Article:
Beans: It takes an immense amount of energy and water to grow beans on a large scale, along with the human power required to cultivate, harvest, process, transport, sell, cook, and consume. Beans are a commodity crop, the markets dominated by GOYA and other household names. Farms that grow beans are often monocrop, which means that the soil they utilize often decreases in biodiversity over time. Additionally, due to the nature of the bean, it is necessary to rotate crops, or a farmer risks the development of mold in the field. Most large-scale farms skirt this possibility with chemical treatments. North Dakota grows 32% of all dry beans in the United States (US Dry Bean Council), but many beans are products of Mexico and parts of South and Central America. I estimate that each bean I consume has traveled roughly 1500 miles to my kitchen
Eggs: We all know that eggs come from chickens. Most of the egg production in the U.S. is factory style livestock farming, which as Food Inc. showed, is some pretty messed up stuff. Chickens mainly feed on corn and soy bi product, and actually consume an amount of corn on par with humans. Chickens are raised all over the United States, especially on small scale family operations. The environmental impact of chickens is large. They consume a lot of energy through the feed they eat, the transport between farm and slaughterhouse, in packaging, sanitizing, and transportation to grocery stores. It is best to eat local chicken, as it has been dead for less time. I am iffy about the consumption of meat, as I do find it cruel, however I still eat it. I am obviously an imperfect and immoral human being. I assume that the chicken I eat travels roughly 100-300 miles on average.
Corn Tortillas: The main ingredient is corn! As mentioned before, monocropping is bad for the ecosystem, and corn is one of the largest commodity crops in the U.S. Most corn is grown on large scale corporate farms using conventional methods. Each plant is grown 6 inches apart from the next, and most farms use pesticides to avoid worm damage. About 75 percent of organic corn will have some worm damage in Pennsylvania. Corn is grown all over the place, but dominates states like Iowa and Nebraska. Corn travels a lot, as it is an additive in countless food products. I estimate that the corn in my tortilla travels an average of 1000-1500 miles.
Am I surprised by this? Not really, I am pretty conscious of my food consumption and the environmental impacts of shopping from large scale suppliers, who draw pretty much exclusively from large scale corporate farm operations. Do I want to reduce my food carbon footprint and mitigate the soil degradation caused by monocropping? Hell yes, but it is expensive. Our system is set up in a way that favors large scale agriculture and punishes small farmers. It also punishes consumers, making more nutritious, organic produce the more expensive option.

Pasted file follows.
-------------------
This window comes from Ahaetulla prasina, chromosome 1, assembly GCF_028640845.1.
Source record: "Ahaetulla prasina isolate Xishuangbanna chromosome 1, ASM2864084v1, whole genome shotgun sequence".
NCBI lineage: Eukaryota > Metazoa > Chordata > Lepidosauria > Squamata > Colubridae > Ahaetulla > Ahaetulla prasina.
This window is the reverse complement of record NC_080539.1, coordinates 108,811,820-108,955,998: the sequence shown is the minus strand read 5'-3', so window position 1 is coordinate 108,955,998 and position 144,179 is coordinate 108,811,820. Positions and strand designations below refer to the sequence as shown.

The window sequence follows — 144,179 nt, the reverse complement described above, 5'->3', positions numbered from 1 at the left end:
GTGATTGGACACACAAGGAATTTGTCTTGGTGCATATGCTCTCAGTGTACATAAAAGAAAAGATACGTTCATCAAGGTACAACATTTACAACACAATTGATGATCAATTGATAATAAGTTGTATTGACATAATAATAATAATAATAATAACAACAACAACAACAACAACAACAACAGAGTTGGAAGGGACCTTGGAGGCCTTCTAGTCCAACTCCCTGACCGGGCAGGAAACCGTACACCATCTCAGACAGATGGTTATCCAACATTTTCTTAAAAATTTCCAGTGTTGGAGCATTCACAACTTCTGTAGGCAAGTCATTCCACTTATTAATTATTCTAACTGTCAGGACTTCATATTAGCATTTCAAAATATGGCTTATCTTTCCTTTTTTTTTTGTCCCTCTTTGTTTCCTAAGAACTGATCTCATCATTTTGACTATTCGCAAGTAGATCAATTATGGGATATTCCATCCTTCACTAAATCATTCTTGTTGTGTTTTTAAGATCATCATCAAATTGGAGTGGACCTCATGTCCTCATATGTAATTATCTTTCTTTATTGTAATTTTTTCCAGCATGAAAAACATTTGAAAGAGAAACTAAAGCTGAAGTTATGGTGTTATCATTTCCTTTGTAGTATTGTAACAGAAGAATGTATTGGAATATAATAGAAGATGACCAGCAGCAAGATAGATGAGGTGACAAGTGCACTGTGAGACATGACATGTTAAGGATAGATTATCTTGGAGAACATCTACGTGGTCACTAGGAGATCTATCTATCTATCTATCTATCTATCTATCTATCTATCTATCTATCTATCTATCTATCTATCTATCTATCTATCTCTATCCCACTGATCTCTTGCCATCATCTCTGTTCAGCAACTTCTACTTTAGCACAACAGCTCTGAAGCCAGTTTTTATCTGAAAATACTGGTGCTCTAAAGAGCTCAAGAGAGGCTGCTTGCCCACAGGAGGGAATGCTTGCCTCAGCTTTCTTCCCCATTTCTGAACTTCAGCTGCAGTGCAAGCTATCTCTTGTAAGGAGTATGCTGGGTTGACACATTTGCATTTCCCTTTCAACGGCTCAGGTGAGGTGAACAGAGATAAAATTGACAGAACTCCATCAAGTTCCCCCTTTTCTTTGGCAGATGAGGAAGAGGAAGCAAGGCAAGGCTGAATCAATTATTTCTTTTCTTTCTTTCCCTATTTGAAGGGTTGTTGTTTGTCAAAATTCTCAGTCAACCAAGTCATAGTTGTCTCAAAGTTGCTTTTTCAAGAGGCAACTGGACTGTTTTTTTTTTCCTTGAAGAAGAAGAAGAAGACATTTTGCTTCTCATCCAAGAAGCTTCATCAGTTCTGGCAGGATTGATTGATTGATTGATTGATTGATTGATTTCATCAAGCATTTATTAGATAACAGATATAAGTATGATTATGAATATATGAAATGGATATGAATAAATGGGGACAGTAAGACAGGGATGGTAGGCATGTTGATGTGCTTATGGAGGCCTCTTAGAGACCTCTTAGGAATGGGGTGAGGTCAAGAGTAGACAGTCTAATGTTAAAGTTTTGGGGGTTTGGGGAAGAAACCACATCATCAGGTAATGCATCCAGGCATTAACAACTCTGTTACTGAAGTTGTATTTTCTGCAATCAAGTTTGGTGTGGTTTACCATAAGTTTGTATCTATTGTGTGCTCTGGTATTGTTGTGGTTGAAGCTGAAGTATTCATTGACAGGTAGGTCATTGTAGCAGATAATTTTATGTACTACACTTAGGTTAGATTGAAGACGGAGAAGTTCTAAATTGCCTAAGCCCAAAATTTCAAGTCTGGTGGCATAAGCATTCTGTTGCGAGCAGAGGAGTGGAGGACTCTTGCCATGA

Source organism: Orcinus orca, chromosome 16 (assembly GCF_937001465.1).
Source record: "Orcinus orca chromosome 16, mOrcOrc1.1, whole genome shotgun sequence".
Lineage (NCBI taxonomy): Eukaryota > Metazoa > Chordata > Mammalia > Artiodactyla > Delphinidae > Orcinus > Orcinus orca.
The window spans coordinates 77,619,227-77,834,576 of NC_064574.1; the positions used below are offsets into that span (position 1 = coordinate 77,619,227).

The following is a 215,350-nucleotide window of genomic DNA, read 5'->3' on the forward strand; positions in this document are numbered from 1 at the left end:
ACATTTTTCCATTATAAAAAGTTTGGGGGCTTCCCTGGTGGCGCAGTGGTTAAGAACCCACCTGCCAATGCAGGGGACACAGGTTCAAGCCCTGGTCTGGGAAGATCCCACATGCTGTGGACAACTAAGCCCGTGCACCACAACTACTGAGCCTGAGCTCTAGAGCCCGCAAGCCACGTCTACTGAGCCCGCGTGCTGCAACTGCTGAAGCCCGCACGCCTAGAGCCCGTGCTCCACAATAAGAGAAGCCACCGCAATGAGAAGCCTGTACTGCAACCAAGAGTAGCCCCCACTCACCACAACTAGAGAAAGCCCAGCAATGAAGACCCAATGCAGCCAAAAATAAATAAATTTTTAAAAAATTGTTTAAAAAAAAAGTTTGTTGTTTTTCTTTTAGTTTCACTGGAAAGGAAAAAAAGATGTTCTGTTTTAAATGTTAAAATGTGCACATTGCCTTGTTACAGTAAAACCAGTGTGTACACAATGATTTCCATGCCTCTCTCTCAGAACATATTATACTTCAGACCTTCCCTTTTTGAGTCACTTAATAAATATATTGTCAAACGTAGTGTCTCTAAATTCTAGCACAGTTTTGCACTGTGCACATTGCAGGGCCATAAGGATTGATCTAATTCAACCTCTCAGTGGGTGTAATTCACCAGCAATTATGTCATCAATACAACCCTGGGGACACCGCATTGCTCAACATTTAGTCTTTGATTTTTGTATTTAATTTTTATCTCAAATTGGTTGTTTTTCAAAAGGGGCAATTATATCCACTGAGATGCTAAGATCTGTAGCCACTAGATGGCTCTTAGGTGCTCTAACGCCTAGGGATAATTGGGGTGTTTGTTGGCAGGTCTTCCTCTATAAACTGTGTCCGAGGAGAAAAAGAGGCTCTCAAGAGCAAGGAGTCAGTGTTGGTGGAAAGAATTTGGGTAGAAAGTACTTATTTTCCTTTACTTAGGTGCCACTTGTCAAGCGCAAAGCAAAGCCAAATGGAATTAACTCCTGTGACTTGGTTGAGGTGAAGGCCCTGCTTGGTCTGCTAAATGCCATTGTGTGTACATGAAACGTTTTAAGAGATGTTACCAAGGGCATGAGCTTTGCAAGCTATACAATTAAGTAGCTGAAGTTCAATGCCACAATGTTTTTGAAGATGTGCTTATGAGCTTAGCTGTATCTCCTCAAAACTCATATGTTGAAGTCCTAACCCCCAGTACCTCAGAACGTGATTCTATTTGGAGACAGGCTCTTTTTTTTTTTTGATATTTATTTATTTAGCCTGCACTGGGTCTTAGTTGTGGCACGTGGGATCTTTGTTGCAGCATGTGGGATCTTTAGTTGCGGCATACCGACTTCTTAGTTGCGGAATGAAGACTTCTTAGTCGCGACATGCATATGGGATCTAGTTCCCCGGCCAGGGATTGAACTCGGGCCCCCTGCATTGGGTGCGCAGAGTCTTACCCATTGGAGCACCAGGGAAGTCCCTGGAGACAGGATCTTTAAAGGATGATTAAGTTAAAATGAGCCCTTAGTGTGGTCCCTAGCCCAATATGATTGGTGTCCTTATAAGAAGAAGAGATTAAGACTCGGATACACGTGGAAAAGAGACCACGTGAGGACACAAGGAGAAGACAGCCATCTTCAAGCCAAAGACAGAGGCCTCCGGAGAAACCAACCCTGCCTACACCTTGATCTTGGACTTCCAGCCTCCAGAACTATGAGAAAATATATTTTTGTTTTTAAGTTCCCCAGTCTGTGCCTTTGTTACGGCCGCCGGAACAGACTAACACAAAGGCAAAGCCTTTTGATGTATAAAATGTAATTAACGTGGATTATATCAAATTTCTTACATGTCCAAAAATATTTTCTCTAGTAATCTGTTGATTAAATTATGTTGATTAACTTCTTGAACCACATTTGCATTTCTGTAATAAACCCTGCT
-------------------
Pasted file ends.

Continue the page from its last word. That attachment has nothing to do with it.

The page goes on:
Well, pleasure to meet you… suppose I will try to describe myself and the essence of what goes into my writing. My name is Henry Cohen. I am a 21 year old from Washington, D.C. What fascinates me the most in life is the crossroad between inner and outer human experience. Food has always been a core tenet of my existence, and has certainly marked the development of my consciousness. Starting alongside my father at age three, I would watch, memorize, and then mimic his actions in the kitchen. Scrambled eggs is where it all began for me. I would seek to perfect the dish, experimenting with different additives, like milk, cream, and air, but finally concluded that the only thing scrambled eggs needs is butter, eggs, salt, and pepper. For me, cooking can become what we might call a sort of “spiritual experience,” in the sense that my consciousness is altered, noticeably heightened, when I cook. I am taken out of my normal self-aware perception and move towards the realm of direct perception of the food and the cooking process itself. And cooking is only the first part of the story- eating is a whole other sensorial beast. Talking and writing about these experiences is incredibly cathartic for me. Aside from cooking, and eating, which I spend a fair amount of my time doing, I practice mental and physical practices from different meditative and healing traditions around the world. Practice schools that interest me the most, whose practices help me in my own life, are the meditation practices rooted in Theravada and Mahayana Buddhism, energy practices like Qi Gong and Yoga, and the healing modality of Reiki. These two practices, of cooking and delving into consciousness, sometimes feel the same. When my conscious experience is in certain ecstatic states, recipes flood my imagination, I associate different flavors together, adapting them through different culinary techniques to create a dish.
Aside from that stuff, which I guess I would consider my personal life, I sing, play the guitar, piano, and harmonica, and hold down the bass section in my a capella group. Some of my favorite musical groups are Bon Iver, Jon Bellion, The Eels, and Victor Jara. I study comparative political theory, focusing on the moral psychological implications of the view of self within social contract theory. My other academic interests include Phenomenology, Buddhism, Depth Psychology, and my absolute favorite intellectual and personal trip: Lucid Dreaming. I guide a meditation group on campus, work at CSSJ, and the College Farm. Just happy to be here now.